September 15, 2014

Event Report: Inaugural Proposal Preparation Seminar – August 2014, Tokyo

The Global Health Innovative Technology Fund convened its First Proposal Preparation Seminar on August 2, 2014 on the Hongo Campus at the University of Tokyo. The goal of the event was to attract more proposals from development partnerships spearheaded by Japanese organizations. Dr. Hidehito Kotani, Vice President of MSD KK, served as the featured speaker and delivered a detailed overview of the proposal process.


Dr. Kotani began by summarizing the origins, business model, and aims of the GHIT Fund, while explaining the state of its investment activities to date. He also reflected on his experience as an external reviewer for the Fund over the past year, during which he encountered a number of extremely promising research ideas presented by Japanese companies, universities and research institutions.


Opportunities for Improvement


In a significant number of the proposals he evaluated, Dr. Kotani noted what he perceived to be a lack of experience among Japanese entities with the process and mechanics of submitting a proposal in the English language. This lack of experience contributed to low evaluation scores of the proposals and the concepts they outlined. Dr. Kotani lamented this fact, particularly in view of the quality of the ideas being presented. He also flagged considerable room for improvement in how Japanese entities convey the originality of their project management, R&D and other aspects of the ideas being proposed.


He specifically noted a pattern of insufficient information in proposals submitted by Japanese research organizations related to verification of chemical compound safety. This detailed information, along with sufficient data that supports it, is critical, Dr. Kotani stressed. “There is no chemical compound free of toxicity,” he said, emphasizing the importance of clarifying the concerns of chemical compound safety at each R&D stage for new drugs.


Setting Clear Milestones


Dr. Kotani underscored the importance of setting clear R&D milestones to serve as vital evaluation targets, noting the necessity of specifying the selection standards applied to the efficacy, safety, and other aspects of chemical compounds that must be verified at each and every step of the development process. He added that details about partnership history, risk management, governance, and budgeting are also crucial to include in proposal narratives.


Providing Reference Materials


Additional key components for research organizations to keep in mind when forming their proposals are reference materials, as proposal evaluators find references to be highly useful and instructive in evaluating project concepts and plans. Reference categories include books and other source documents, guidelines, the fruits of past research, unpublished data, dissertations, and similar materials valuable in tracking and confirming the background of the proposed research.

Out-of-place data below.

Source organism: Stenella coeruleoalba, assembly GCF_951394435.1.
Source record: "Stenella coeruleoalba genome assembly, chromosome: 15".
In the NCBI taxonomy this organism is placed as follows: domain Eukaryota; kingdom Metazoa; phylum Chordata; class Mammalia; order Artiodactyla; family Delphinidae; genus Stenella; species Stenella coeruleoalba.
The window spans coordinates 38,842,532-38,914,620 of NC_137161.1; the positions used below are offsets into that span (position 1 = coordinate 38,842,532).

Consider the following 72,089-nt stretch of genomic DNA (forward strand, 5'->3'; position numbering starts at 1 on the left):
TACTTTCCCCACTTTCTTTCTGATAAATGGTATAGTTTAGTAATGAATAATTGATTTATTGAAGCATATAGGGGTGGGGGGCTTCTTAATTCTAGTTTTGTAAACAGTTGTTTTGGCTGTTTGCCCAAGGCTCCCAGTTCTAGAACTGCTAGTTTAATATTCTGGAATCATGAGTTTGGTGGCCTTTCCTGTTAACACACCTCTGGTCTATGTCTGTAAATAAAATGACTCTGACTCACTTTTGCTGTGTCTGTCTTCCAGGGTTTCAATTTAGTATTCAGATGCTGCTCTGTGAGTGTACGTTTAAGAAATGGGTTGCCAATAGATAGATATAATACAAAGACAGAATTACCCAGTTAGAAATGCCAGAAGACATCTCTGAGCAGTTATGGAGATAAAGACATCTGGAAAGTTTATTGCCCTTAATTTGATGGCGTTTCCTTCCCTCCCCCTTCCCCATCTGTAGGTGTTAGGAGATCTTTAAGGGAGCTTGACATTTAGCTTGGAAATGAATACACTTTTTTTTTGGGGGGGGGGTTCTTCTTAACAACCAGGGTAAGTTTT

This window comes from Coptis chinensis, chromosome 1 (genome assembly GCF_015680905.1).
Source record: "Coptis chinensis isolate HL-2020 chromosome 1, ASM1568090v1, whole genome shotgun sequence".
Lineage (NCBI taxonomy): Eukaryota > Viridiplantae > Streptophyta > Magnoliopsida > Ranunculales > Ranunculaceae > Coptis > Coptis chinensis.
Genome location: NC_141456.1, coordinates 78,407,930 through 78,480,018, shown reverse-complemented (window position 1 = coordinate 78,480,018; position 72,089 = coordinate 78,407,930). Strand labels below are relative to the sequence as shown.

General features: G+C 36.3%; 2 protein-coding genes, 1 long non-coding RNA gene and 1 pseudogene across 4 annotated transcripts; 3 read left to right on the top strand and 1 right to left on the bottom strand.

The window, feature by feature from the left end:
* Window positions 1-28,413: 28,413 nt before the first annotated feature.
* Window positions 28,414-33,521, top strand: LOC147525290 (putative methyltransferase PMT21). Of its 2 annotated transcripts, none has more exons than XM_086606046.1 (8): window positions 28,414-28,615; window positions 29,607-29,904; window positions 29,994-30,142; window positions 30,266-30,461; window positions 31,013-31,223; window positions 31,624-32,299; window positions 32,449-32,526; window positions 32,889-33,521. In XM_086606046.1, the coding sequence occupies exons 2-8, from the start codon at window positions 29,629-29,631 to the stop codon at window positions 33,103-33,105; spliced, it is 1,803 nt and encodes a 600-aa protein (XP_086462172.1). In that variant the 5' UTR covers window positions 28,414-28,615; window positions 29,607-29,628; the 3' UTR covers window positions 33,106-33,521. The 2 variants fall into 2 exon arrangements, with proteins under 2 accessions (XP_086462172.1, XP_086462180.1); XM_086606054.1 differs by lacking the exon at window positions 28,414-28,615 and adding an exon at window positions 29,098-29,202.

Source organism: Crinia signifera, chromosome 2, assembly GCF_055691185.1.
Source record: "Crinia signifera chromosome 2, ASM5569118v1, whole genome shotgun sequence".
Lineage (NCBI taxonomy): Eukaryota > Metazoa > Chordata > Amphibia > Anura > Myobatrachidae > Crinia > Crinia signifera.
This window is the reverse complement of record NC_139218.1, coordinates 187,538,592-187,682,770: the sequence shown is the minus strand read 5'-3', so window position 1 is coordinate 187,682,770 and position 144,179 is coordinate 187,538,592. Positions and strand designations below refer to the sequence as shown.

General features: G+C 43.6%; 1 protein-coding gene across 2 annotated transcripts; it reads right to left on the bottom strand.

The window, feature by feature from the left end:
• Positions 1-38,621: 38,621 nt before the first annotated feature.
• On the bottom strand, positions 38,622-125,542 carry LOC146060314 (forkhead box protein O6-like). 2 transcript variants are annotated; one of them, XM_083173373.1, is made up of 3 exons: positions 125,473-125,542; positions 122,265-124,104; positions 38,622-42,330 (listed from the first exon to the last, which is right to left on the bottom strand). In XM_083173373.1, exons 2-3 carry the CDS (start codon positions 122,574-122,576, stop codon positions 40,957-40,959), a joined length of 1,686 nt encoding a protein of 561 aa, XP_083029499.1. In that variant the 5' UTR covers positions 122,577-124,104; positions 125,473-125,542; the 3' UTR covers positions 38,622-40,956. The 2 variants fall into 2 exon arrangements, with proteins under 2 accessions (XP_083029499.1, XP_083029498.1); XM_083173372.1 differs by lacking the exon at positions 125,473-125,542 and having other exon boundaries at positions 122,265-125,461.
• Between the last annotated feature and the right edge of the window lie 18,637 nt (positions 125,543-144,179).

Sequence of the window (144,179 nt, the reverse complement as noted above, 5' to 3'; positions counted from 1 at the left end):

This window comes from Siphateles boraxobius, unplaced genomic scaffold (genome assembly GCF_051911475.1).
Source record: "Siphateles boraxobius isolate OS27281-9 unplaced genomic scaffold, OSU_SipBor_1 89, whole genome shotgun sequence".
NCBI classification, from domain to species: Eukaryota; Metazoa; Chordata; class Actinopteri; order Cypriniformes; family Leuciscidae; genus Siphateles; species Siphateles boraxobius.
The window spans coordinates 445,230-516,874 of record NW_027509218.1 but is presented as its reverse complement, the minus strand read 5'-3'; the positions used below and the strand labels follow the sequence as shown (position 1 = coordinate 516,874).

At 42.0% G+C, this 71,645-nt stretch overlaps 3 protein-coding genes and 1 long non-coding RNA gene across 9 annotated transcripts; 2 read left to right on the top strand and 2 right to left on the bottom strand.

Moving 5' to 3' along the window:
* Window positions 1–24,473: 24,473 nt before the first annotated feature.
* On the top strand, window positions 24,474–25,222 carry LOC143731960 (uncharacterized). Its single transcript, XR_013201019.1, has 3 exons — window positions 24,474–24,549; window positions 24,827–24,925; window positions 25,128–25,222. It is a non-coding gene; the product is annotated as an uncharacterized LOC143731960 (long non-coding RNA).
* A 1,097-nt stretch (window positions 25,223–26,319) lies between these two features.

Three Key Points


In concluding his talk, Dr. Kotani noted three key points that will always be critical touch points in the evaluation of any proposal – perspectives that he strongly recommends applicants keep in mind in the drafting and preparation of their respective proposal documents. These three areas include: (1) Needs and Impact, (2) Science and Technology, and (3) Partnership and Project Management.


Audience Response & Requests


Dr. Kotani’s talk was followed by a question and answer session, during which participants from around Japan voiced a wide range of comments and inquiries. This format produced highly interactive discussions, with the GHIT staffers also joining in to help provide further clarity.


General impressions of the seminar, drawn from a questionnaire each participant filled out, were very positive, indicating the value of the seminar in helping attendees understand how to prepare and submit their own proposals. Specific remarks included:

  • “We came to understand which areas of our own proposals require revision – the information we gathered is certain to be extremely valuable from here on out”;
  • “The talk and subsequent exchanges effectively highlighted and clarified the points that have proved to be particularly inadequate in proposals submitted by Japanese institutions to date, providing a crucial reference for us in determining how to meet this challenge in the future”; and
  • “It was highly informative to learn the particular points viewed as significant from the perspective of someone actually involved in the screening process.”


Our questionnaire also elicited requests for specific information, such as examples of Hit-to-lead-Platform proposals (a category newly added to the grant project scheme from the current year), and the GHIT Fund’s efforts to supply forums for encounters and discussions and between companies and scientific institutions.”




The GHIT Fund has made it a priority to sponsor such seminars and to take meticulous steps to reflect the opinions and other feedback received from those taking part. We appreciate and look forward to your ongoing consideration of our objectives, and sincerely welcome you to future events of this type.